Okay, so Orson Scott Card is a science fiction visionary if ever there was one. Unfortunately, he's gotten himself wrapped up with a point-of-view that is at the very least bigoted, at the most completely moronic, and is also, by virtue of being conservative, hostile to his chosen field of expression.
Plenty of visionaries are assholes in real life, that's for sure, but what makes his case rather tragic is how close he came to being truly prescient with the book this film is based on. Young men conducting war like it was a video game? Where have I heard of that happening? Mass violence abstracted with technology? What a strange and alien concept!
I don't know about this movie. There's some cool special effects, but that's about all there is to recommend. Harrison Ford (Col. Graff) is not at his best, he's like the President in "Air Force One" with a severe hangover or high amounts of THC in his system. He only is pretending to give a flying frack about this whole war for the future of humanity thing. Ender's (Asa Butterfield) transformation from idealistic kid to killer to rebel is an arc we've seen in many anti-war stories, but here it feels like kind of a whiney version of "Born on the Fourth of July" or grade-school "Starship Troopers".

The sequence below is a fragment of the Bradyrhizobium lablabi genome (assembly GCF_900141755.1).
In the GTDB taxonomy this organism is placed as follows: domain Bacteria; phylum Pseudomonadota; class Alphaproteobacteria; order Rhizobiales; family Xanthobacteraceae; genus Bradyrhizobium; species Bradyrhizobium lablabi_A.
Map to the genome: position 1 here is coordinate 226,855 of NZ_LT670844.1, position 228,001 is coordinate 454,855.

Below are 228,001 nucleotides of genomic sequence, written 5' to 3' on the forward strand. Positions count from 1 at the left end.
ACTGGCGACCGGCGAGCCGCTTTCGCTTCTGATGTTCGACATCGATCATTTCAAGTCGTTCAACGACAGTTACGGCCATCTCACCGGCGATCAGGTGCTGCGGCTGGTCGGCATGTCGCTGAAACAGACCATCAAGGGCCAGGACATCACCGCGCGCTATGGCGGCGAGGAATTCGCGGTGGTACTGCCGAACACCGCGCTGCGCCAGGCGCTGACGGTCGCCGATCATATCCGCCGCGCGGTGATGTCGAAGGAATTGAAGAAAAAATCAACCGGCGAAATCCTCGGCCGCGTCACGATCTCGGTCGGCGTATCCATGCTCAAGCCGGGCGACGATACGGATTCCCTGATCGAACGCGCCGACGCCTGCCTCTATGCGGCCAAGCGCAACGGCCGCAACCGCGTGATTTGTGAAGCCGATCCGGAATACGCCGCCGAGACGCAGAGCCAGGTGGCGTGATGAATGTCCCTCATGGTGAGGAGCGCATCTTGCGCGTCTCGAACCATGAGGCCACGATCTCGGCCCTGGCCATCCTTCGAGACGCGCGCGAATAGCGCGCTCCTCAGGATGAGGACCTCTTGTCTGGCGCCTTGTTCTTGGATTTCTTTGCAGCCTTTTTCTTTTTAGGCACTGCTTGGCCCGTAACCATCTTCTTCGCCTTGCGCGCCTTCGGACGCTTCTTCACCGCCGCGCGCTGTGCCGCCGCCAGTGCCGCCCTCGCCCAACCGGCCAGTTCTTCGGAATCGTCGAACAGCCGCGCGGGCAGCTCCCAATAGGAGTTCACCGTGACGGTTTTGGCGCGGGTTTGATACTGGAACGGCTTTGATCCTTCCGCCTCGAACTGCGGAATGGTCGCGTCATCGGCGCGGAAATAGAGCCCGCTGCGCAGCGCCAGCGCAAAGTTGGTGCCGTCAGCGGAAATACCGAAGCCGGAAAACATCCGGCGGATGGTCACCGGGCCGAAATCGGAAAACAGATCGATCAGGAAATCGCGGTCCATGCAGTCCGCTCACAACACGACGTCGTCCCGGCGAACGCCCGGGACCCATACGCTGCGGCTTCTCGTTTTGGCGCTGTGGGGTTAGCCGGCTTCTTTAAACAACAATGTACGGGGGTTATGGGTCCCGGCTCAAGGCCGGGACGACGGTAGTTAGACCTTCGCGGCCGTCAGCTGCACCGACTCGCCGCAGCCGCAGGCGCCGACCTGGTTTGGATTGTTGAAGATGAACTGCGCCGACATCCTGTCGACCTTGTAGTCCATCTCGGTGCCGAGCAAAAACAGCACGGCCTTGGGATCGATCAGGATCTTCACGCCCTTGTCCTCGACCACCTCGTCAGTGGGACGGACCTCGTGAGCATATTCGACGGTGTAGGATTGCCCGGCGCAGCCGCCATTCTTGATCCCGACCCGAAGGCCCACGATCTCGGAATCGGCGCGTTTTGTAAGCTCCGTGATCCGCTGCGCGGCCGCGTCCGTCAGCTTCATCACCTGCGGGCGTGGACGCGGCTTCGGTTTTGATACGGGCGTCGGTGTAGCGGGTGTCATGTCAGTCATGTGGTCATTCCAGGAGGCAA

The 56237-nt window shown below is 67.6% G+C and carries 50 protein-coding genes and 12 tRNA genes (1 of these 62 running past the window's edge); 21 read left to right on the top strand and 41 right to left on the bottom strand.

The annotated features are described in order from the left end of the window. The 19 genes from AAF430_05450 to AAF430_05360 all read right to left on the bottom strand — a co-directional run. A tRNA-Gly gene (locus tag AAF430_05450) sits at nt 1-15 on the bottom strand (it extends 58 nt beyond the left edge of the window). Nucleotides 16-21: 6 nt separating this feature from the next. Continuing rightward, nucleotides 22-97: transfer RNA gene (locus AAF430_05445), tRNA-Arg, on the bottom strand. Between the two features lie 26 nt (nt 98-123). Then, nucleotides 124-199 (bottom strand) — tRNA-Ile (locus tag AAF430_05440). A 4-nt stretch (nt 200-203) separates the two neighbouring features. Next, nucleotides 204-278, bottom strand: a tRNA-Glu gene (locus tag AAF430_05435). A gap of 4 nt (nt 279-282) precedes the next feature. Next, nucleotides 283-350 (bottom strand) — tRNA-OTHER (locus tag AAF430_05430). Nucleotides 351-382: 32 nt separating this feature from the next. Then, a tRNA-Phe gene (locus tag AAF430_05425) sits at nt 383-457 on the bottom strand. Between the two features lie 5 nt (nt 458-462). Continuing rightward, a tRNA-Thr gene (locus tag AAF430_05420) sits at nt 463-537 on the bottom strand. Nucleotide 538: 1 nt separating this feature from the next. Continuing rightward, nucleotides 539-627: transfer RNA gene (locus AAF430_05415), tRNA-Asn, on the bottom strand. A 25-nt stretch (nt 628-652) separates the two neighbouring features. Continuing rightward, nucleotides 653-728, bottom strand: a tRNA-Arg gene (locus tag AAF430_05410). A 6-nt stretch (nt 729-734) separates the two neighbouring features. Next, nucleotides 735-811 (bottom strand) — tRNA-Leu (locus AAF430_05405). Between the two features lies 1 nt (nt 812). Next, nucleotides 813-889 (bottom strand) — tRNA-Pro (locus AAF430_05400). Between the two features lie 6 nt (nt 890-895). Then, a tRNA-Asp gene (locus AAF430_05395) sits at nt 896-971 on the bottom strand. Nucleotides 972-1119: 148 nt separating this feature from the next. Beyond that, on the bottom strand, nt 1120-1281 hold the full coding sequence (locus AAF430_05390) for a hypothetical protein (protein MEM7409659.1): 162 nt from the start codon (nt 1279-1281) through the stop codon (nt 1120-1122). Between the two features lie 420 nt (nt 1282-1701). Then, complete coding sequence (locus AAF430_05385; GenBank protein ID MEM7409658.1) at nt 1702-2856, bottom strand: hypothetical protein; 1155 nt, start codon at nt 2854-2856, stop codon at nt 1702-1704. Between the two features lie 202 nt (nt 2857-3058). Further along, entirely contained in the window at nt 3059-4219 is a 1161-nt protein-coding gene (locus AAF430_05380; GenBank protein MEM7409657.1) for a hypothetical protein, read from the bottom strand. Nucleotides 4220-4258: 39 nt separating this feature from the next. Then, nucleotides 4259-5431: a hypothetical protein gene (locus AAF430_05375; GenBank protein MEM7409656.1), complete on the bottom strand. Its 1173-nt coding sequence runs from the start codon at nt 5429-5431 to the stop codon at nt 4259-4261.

Never mind that someone high on the food chain clearly thought this was the same sort of thing as "Hunger Games" or maybe wanted to make it more like "Hunger Games". Surprised they didn't change the title to "Ender's Games". (Asylum should get right on that!)
Overall, it's also tragic that there was so much outcry over Orson Scott Card's politics in regards to this film. Not because they were wrong, of course, but because if not for that, this film would have been forgotten that much sooner. Personally, I keep books and movies in different compartments of mental space, but I know that this film will color many people's view of the book. Which is probably the biggest disappointment of all. The correct response to this film isn't really outrage, certainly not awe, but quite exactly a soft and nearly unspoken "meh".